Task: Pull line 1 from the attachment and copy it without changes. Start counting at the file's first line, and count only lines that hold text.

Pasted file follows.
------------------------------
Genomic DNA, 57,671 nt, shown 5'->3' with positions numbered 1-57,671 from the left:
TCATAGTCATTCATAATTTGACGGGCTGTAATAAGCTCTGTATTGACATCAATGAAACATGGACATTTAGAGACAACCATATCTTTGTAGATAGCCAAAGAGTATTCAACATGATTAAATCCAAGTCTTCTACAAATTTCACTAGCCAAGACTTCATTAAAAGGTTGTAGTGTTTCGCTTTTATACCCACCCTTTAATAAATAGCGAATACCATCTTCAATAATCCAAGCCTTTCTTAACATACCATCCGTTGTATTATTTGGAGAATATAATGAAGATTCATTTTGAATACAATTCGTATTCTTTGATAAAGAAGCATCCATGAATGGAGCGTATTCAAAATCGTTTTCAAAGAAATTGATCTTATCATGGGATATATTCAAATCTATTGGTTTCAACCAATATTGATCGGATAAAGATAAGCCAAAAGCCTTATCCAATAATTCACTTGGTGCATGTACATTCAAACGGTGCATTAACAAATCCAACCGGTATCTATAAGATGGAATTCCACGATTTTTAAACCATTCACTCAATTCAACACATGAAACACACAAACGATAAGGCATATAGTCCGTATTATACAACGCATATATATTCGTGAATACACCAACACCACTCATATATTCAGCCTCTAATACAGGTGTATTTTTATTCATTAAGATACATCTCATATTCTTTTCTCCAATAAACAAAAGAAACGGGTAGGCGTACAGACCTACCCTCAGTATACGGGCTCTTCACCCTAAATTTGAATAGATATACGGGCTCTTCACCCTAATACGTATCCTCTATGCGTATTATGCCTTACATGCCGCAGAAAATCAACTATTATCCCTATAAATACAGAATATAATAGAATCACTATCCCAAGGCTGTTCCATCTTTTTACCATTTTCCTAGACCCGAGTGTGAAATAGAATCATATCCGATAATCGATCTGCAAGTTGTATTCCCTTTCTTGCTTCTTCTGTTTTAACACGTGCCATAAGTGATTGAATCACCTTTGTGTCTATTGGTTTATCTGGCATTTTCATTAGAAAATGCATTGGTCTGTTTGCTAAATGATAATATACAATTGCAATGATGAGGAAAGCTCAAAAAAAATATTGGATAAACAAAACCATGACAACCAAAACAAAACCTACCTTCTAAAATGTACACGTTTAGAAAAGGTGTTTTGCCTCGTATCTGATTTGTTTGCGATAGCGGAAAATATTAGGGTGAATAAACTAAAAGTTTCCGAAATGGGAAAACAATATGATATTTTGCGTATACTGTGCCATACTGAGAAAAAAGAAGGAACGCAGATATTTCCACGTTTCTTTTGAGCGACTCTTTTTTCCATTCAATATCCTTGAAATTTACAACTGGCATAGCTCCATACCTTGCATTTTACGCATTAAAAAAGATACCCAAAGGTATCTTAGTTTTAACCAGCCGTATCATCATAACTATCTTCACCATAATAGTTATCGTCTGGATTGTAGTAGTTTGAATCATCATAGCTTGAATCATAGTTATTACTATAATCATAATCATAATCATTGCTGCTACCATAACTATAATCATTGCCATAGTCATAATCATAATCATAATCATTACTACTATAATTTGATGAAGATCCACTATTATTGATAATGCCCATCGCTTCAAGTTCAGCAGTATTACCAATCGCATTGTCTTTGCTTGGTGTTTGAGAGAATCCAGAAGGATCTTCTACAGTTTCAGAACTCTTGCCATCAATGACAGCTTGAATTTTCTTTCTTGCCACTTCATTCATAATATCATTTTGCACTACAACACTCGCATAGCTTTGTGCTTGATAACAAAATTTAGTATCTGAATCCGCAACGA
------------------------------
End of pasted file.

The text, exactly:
Genomic DNA, 57,671 nt, shown 5'->3' with positions numbered 1-57,671 from the left: